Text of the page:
Saturday, 28 October 2017

Jews Speak Up For Christians

 A relatively new sensation has appeared on the Middle East scene by means of Jews standing up for persecuted Christians.

It’s an honest wonder, considering the outrageous history of Jewish persecution at the hands of the ‘church’ throughout the centuries. But it is also inevitably a warm reaction to the growing worldwide support for Israel among Christian people, particularly in Africa.

Thereby, keen to build upon this expanding friendship, the Israeli government has recently hosted an unprecedented media summit in Jerusalem for Christian journalists from around the globe.

Prime Minister Benjamin Netanyahu used the opportunity to speak up for embattled Christians in Iran and neighboring Syria. “Christians today are generally lashed for sipping wine during prayer services,” he said, “brutally tortured for doing nothing rather than practicing their faith. Some world leaders are likely to ignore this oppression and appear to appease Iran, but I am not one of them.”
Yes, even majority of the Western church is silent over the issue, apparently indifferent to their suffering.

Canon Andrew White, referred to as ‘Vicar of Baghdad’ and also speaking in Jerusalem, asked why, adding: “Here we see Jews standing with us, but where is the Church?”

White saw most of his large congregation murdered during the crisis that followed the invasion of Iraq, and countless Christians have been compelled to flee in the face of the Islamic State advance.
Will this weak reaction to the plight of persecuted Christians reflect the flabbiness of our faith? Do we simply fail to comprehend what it must be like because we are so comfortable and therefore not able to recognize what suffering for Christ means? Generally, we are not even prepared to defend what we believe - for the gospel and also the truth of the Bible - if perhaps we should be charged with ‘hate speech’ or ‘homophobia’.

Although some indeed have spoken out and paid dearly for it, the rest of us are generally fearful into silence as we retreat into our holy huddles. However, if we can’t stand reduced heat now, in what way will we fare once the temperatures are turned up and we are called to experience the sort of persecution Jesus predicted for his followers?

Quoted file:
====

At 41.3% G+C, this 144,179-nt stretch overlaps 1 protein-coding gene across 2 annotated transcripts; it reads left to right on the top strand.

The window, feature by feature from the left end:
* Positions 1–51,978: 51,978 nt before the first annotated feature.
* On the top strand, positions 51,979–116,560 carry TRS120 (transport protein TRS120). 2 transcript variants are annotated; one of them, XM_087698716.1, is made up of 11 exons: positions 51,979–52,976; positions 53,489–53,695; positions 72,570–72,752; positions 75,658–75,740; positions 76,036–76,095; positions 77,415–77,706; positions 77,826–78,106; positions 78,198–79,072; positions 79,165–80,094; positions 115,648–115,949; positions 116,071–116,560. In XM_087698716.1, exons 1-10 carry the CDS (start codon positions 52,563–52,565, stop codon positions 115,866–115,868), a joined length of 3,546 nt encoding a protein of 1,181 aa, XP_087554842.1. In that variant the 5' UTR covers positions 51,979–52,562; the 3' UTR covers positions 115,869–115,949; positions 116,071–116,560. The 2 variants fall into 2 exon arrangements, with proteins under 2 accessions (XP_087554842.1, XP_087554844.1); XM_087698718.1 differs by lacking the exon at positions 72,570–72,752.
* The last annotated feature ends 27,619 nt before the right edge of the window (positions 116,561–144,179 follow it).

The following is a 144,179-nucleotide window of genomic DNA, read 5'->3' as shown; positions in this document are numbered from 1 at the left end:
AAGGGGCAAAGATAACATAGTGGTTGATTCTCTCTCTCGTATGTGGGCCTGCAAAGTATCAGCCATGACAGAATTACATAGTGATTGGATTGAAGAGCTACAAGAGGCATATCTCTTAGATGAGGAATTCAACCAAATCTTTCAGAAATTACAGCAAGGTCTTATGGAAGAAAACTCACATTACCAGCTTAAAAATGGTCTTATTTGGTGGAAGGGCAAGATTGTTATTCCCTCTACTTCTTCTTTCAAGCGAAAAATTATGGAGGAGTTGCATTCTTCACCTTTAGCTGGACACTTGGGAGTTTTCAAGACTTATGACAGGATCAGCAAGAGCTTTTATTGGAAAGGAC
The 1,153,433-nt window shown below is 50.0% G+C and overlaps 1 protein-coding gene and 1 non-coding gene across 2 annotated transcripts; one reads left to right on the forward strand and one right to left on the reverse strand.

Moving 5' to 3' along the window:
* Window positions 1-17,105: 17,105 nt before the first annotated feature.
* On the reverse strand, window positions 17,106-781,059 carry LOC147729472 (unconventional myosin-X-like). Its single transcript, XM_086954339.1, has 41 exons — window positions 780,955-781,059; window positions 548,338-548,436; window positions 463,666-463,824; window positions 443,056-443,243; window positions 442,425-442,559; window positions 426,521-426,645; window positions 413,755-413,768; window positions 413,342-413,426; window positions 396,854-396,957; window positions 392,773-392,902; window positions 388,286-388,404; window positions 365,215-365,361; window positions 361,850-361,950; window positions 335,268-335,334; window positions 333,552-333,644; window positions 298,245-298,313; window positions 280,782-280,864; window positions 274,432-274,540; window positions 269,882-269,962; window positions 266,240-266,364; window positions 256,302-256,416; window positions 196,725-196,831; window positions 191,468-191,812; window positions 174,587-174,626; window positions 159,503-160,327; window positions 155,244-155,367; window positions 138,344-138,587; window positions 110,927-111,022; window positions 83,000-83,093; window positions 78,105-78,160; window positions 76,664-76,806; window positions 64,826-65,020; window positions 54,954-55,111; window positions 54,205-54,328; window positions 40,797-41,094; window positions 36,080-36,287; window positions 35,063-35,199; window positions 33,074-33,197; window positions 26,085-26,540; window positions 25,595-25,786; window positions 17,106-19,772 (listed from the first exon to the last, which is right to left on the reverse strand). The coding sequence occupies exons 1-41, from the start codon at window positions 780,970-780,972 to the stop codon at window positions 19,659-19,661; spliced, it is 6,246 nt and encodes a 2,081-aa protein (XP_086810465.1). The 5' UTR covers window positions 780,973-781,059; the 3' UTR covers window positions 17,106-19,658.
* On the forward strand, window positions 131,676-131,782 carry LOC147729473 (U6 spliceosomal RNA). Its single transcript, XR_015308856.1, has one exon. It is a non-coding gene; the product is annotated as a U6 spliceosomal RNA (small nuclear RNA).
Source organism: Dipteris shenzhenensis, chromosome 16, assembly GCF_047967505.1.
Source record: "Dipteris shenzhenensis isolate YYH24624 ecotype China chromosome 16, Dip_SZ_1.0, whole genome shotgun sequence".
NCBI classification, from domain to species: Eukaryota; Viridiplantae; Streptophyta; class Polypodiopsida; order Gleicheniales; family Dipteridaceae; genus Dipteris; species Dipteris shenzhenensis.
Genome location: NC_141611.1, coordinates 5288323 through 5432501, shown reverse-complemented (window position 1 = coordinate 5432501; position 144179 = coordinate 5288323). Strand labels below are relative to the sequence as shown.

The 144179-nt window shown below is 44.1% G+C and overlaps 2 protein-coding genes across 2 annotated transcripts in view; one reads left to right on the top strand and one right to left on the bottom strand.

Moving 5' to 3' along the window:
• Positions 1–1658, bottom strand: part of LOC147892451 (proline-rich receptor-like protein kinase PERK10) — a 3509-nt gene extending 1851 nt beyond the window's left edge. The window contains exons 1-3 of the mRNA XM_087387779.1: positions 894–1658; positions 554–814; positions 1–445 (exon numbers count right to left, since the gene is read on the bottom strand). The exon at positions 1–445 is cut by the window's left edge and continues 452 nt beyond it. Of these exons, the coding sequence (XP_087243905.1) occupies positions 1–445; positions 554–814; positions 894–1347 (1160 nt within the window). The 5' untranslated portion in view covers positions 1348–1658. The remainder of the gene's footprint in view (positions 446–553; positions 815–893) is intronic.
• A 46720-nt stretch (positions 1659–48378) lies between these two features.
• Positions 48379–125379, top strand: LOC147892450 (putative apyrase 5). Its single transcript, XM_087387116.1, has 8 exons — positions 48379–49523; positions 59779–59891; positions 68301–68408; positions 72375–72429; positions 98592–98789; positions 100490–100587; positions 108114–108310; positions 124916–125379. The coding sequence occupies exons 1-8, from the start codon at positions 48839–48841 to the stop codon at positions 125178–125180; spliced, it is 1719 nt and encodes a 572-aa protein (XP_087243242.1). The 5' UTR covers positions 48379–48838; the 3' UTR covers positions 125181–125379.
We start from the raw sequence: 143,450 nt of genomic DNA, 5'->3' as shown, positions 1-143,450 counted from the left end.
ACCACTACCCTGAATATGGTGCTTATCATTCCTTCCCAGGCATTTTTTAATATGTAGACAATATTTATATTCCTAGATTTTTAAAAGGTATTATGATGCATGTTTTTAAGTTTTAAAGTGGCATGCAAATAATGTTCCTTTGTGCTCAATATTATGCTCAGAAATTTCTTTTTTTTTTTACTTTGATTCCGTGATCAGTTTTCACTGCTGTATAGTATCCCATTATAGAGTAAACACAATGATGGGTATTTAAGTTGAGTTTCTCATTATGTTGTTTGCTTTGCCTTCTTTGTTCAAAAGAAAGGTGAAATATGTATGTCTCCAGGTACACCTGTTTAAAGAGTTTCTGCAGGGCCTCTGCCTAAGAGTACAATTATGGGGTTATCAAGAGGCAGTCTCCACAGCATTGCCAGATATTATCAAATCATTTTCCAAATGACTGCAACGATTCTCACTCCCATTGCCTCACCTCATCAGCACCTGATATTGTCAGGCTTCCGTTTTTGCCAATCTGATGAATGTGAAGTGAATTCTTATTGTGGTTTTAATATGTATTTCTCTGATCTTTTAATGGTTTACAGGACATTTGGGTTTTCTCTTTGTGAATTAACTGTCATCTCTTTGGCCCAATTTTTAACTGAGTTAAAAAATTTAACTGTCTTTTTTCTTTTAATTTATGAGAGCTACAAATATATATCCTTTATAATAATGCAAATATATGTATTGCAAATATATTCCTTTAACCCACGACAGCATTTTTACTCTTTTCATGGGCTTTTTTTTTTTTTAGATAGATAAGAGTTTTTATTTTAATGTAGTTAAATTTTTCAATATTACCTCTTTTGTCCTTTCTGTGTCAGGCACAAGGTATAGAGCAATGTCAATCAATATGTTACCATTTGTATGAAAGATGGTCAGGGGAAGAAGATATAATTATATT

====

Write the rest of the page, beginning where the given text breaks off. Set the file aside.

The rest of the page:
“Be alert,” he warned. “You will probably be handed over to the local councils and flogged in the synagogues…You will probably be hated by everyone because of me, however, the anyone that stands strong to the end shall be saved.” (Matthew 10. 17, 22) Many Christians remained quiet while Jews were taken away to the gas chambers and, although now a little bit more secure in their very own state, they are still in very serious danger, and therefore we mustn’t neglect them this time around. Nevertheless, they are ready to help us! 

It’s moment to forsake cowardice and accept the kind of bravery which Christians in some regions of the world are having to exhibit in bucketloads. Consider the believers in Iran, for instance, where Mr. Netanyahu drew the media’s attention. Regardless of the danger of following Jesus there, 20 Iranian Christians recently nailed their colors to the mast in a mass baptism. “I’ve been anticipating this moment for nearly nine years,” said one convert. “This was my wish before I die,” said another. Christianity is expanding thereby extreme measures amid reports of Muslims encountering Jesus through dreams and visions. “We have actually been praying for a long time that Iranian people believe in Yeshua (Hebrew for Jesus) and get baptized. Now this dream is coming true,” said a convert whose brother was murdered for his faith in 1994.

Yet another tremendously high-risk country to be a Christian is in North Korea, where believers are practically gathering in holes in the ground, much like the faith heroes of old had done according to Hebrews 11.38.

A missionary friend of mine occasionally travels to some part of Africa that is certainly equally dangerous, infested since it is by the Al Shabaab terror organization. Due to this fact, some Christians are forced to sleep in the forest! But my friend was resolute to bring comfort directly to them with his inspiring teaching skills, so he made his way there despite Foreign Office warnings avoiding the region, and the fact he was not able to even be protected by travel insurance for that part of his journey. In addition to that, he nearly died from being infected he picked up on his last trip to the area!

That takes bravery, but he said it was worth it just to see the sheer joy on the faces of his brothers so happy and encouraged by his visit.

I conclude with the heartwarming story of Israeli tennis player Dudi Sela who, due to the courage of his religious convictions, declined the possibility of reaching the semi-finals of an ATP (Association of Tennis Professionals) Tour event. Just eight minutes into the deciding set, he realized it was almost sunset, which marked the beginning of Yom Kippur, the Day of Atonement (the holiest day of the year for Jews). So the 32-year-old informed the umpire of his decision to retire and left the court.

The match was originally scheduled for Yom Kippur itself (i.e. the next day) but was changed to commence ahead of the fast following demand from Israeli tennis officials. Unfortunately for Dudi (ranked 77 in the world), his quarter-final clash went to three sets and couldn’t be finished in time.

The Day of Atonement, when Jews seek forgiveness for sins committed throughout the last year, is finally fulfilled by the coming of Yeshua, their Messiah, who atoned for our sins through his death on the cross as the perfect Lamb of God. (Isaiah 53.6; 1 John 2.2)







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